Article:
Update as of 06:17 a.m. ET, June 7: Chinese authorities announced Sunday that the death toll from the accident involving the Eastern Star cruise ship has risen to 431, with 11 still missing, according to Reuters.
Original story below
JIANLI, China (Reuters) - The death toll from a Chinese cruise ship which capsized during a storm in the Yangtze River reached 406 on Sunday, leaving fewer than 40 still missing, as officials and rescuers bowed in mourning towards the battered boat.
Only 14 survivors, one of them the captain, have been found after the ship carrying 456 overturned in a freak tornado on Monday night in Jianli in Hubei province. Most of the passengers were elderly tourists.
The four-storied ship was righted and raised on Friday, allowing rescuers onto it to clear away debris, break down cabin doors and look for the remaining missing.
Sunday marks seven days since the Eastern Star went down, and according to Chinese tradition this a key date on which to mourn the dead.
State television showed rescue workers and government officials standing on the deck of a barge facing the Eastern Star, removing their hats and bowing their heads, as surrounding boats sounded their horns.
Families members are also expected to gather on the river banks for ceremonies.
The company which operated the ship has already apologized for the disaster.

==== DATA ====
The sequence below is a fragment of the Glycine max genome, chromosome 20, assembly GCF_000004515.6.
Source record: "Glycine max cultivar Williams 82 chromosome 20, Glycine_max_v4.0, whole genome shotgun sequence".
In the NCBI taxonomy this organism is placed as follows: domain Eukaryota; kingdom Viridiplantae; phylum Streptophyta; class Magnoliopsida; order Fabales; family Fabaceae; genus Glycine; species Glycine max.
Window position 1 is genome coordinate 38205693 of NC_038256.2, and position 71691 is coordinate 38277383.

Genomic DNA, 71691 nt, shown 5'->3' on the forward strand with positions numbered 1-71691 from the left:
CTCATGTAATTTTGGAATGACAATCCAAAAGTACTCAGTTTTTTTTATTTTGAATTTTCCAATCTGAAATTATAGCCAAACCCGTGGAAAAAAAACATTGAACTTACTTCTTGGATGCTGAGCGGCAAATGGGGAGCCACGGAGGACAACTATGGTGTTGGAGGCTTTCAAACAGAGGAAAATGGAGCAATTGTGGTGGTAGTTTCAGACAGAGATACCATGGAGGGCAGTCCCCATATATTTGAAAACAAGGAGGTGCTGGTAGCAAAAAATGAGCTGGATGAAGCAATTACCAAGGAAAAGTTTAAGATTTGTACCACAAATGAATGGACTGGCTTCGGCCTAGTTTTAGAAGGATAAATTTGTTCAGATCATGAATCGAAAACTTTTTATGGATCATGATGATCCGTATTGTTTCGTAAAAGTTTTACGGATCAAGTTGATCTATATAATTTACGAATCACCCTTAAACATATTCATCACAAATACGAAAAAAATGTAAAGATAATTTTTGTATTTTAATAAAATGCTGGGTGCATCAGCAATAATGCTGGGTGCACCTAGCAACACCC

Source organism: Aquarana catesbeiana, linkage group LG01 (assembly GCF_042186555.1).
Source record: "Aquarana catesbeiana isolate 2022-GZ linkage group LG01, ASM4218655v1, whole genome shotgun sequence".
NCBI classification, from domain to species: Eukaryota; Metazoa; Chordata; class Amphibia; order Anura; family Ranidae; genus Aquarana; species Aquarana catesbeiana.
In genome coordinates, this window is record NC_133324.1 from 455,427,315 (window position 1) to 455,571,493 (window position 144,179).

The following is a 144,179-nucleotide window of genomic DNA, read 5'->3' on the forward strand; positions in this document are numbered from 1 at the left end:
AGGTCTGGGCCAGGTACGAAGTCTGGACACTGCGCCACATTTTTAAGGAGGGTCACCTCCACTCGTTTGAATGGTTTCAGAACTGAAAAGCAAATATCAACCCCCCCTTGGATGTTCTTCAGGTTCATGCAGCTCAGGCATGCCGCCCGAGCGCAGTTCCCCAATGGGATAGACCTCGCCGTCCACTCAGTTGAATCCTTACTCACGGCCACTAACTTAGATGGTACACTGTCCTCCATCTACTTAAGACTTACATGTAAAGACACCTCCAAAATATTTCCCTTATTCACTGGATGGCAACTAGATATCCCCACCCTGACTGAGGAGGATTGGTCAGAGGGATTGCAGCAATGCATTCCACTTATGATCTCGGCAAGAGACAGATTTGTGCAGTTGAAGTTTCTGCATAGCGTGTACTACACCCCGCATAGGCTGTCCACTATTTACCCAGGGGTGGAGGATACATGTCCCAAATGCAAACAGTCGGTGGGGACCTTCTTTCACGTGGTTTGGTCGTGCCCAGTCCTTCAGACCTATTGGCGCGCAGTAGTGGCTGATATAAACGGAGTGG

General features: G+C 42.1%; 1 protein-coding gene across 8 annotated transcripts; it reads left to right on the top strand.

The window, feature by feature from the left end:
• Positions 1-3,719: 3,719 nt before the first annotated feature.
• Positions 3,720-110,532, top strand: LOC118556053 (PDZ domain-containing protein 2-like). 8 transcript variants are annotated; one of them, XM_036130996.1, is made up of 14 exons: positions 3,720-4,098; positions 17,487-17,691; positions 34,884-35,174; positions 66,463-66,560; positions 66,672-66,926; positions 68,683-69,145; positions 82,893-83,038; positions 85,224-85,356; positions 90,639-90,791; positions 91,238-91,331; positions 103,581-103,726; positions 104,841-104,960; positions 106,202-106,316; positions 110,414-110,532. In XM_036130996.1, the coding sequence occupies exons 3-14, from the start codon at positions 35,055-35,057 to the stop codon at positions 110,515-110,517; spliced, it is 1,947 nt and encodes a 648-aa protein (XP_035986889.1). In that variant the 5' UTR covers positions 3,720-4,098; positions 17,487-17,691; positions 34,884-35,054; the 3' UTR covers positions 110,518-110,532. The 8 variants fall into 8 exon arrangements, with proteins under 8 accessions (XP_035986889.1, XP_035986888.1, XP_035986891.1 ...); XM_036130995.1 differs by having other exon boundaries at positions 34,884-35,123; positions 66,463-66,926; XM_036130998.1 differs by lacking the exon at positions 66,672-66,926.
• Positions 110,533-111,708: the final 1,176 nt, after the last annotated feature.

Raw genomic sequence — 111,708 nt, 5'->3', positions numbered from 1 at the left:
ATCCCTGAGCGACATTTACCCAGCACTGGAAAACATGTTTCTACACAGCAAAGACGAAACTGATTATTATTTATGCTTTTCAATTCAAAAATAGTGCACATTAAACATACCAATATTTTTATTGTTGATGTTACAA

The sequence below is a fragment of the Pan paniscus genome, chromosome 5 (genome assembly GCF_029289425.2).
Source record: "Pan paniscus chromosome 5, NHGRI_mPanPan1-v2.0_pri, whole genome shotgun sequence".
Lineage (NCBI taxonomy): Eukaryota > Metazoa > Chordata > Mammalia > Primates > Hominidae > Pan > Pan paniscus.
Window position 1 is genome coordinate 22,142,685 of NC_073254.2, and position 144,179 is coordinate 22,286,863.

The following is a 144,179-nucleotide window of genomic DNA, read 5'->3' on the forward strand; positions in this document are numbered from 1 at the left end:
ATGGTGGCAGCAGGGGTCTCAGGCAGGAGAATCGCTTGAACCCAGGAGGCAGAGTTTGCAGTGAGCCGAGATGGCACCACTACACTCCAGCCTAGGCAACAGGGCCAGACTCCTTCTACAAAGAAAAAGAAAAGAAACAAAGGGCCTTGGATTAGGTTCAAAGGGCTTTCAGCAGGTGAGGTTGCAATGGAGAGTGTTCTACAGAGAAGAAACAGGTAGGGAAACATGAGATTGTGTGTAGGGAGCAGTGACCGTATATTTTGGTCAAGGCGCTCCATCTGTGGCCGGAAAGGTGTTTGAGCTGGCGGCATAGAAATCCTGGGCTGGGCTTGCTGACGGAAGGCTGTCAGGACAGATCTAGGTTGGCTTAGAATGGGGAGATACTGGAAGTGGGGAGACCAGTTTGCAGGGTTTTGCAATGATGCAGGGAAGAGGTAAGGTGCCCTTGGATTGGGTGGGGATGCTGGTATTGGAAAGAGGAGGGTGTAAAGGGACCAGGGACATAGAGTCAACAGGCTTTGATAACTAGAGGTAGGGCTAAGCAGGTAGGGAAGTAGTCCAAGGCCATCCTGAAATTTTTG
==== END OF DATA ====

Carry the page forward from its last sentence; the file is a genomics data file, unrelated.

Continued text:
Jiang Zhao, general manager of the company which operated the Eastern Star, bowed in apology for the disaster during an interview with state television broadcast on Saturday, saying they would "fully" cooperate with the investigation.
Beijing has pledged there would be "no cover-up" in the probe.
Police have detained the captain and chief engineer for questioning as part of the investigation. An initial probe found the ship was not overloaded and had enough life vests on board.
The disaster has now caused a higher toll than the sinking of a ferry in South Korea in April 2014 that killed 304 people, most of them children on a school trip. It is also China's worst shipping catastrophe in seven decades.
More than 1,400 family members have come to Jianli, with many expressing frustration at the lack of information from the government.
The government says that it is doing everything possible to help the relatives, including providing free accommodation and medical services.